Commentary: How beach volleyball outfits can jeopardize Asian Games
The Jakarta Post
Don’t laugh! This is a serious matter. Female athletes’ outfits can disrupt the upcoming Asian Games here! You can argue that the sports apparel meets international standards and Indonesia has no choice but to abide by the rule. But don’t forget this is Indonesia. We are very good at creating our own logic. For instance, the bikini bottoms worn by female beach volleyball players violate religious norms.
Remember, this is a political year for Indonesia and tensions between supporters of President Joko “Jokowi” Widodo and those of his likely presidential election opponent Prabowo Subianto are simmering. If you follow social media, you can easily sense deepseated hatred among supporters.
On June 27, 17 provinces, 39 cities and 115 regencies will hold simultaneous elections. In the past, political contests have often been marred by violence as the losers could not accept their defeat. Conflict has even dragged on for months after the elections were over.
Another crucial moment in this election year will come in August, when presidential candidates, perhaps including Jokowi and Prabowo, and their running mates register with the national poll body as a requirement to run in the April 21, 2019 election.
Those political events will take place close to the Asian Games, which will run from Aug. 18 to Sept. 2 in Jakarta and the South Sumatra capital of Palembang.
The government is preoccupied by and spending big on the preparations for the continent’s largest sporting event, although the efforts have not yet pleased the Olympic Council of Asia (OCA). But whether the government has anticipated politicization of any Asian Games-related issue that people would not make a fuss about in normal years is really a question.
Chief of the Indonesian Asian Games Organizing Committee (INASGOC) Erick Thohir proudly announced a few days ago the government would provide maximum security to ensure the Games run peacefully.
Last Saturday’s incident in the aftermath of the President Cup soccer tournament at Bung Karno Stadium in Central Jakarta, a test event for the Asian Games, shows how politics can easily steal the show. During the trophy presentation to the champions Persija Jakarta, the presidential security detail prevented Jakarta Governor Anies Baswedan from joining President Jokowi, despite the presidential protocol that says otherwise.
Later on, Maruarar Sirait, head of the tournament’s steering committee who is also an Indonesian Democratic Party of Struggle (PDI-P) politician, took the blame for the incident. But that fails to stop the perception that vengeance was behind the restriction of Anies, who beat PDI-P candidate Basuki “Ahok” Tjahaja Purnama in last year’s election.
Controversy surrounding the breach of the presidential protocol on Saturday serves as a grim reminder that the wound resulting from the 2014 presidential election and the 2017 Jakarta election is far from healed and animosity between supporters of Jokowi and Prabowo only need a trigger to explode.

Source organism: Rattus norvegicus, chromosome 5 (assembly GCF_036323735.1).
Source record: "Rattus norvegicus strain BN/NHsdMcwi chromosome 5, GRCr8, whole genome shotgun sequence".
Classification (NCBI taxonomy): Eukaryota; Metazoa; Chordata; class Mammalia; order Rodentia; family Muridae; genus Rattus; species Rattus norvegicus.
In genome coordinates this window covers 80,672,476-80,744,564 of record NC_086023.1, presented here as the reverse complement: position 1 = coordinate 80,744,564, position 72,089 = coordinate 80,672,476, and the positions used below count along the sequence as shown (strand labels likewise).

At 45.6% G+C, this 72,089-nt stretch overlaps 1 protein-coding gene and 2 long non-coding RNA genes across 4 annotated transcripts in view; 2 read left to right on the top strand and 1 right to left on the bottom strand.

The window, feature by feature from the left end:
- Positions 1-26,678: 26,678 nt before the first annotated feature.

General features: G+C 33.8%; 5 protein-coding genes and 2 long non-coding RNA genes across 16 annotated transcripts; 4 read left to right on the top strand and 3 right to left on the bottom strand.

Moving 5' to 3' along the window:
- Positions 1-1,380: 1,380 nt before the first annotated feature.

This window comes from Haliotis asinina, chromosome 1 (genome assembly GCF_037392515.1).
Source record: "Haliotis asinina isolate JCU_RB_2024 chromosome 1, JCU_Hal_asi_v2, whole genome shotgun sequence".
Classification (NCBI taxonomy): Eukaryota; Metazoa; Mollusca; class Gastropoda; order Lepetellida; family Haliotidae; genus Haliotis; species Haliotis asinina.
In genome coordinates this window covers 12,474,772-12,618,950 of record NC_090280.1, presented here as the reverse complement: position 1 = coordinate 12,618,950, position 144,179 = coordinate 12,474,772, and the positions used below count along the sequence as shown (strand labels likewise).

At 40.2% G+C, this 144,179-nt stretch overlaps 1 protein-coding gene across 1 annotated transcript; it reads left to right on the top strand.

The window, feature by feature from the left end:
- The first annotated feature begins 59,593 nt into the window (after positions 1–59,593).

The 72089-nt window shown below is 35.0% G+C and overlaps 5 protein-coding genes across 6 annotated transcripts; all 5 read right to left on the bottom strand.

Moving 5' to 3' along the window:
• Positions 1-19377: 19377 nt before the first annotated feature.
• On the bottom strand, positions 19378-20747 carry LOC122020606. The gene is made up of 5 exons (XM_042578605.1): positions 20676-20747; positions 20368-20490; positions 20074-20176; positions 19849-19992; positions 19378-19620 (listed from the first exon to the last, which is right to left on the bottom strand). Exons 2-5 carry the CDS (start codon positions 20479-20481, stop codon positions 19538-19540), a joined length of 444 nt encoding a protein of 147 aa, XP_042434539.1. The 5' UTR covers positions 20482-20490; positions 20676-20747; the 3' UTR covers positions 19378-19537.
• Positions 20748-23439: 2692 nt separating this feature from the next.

In an election year, anything is prone to exploitation for political gains. There is a possibility that seemingly trivial matters such as the outfits of female athletes in beach volleyball, gymnastics and aquatics, including swimming and synchronized swimming, during the Asian Games trigger noisy protests or perhaps street rallies.
And acts of violence remain a potential threat as the President Cup final last Saturday has indicated. Hooligans destroyed two gates and seven boards attached to the fence of the stadium. Seats and gardens were also damaged.
Police must uphold the law against the hooligans as a deterrent effect. It is regrettable the government tried to play down the vandalism, saying the damage could be easily repaired.
Much is at stake in the upcoming Asian Games, which has a high political value especially for Jokowi. Successful organization of the Games, not to mention the Indonesian team’s ability to meet its gold medal winning target, will give Jokowi great political capital to win reelection next year.
So the government should take all measures at its disposal to anticipate any actions, either planned or spontaneous, that could disrupt the historic Asian Games, which will return to Jakarta after 56 years.
I have no doubt about the police’s capacity and capability, especially with the help of the military, to prevent terrorist acts from threatening the Asian Games. The government, too, will be able to solve all remaining problems in time, as has often happened in the past.
To prevent the nation from another division, the government needs to launch intensive campaigns to make sure the public knows that the Asian Games is for the glory of the whole nation, rather than for the interest of the government and Jokowi. The nation, including those who are against Jokowi’s reelection, have to stand united and work together to make the Asian Games a big success.
In the Asian Games, as in other international multisports events, sexy outfits are not and should not be a big issue.
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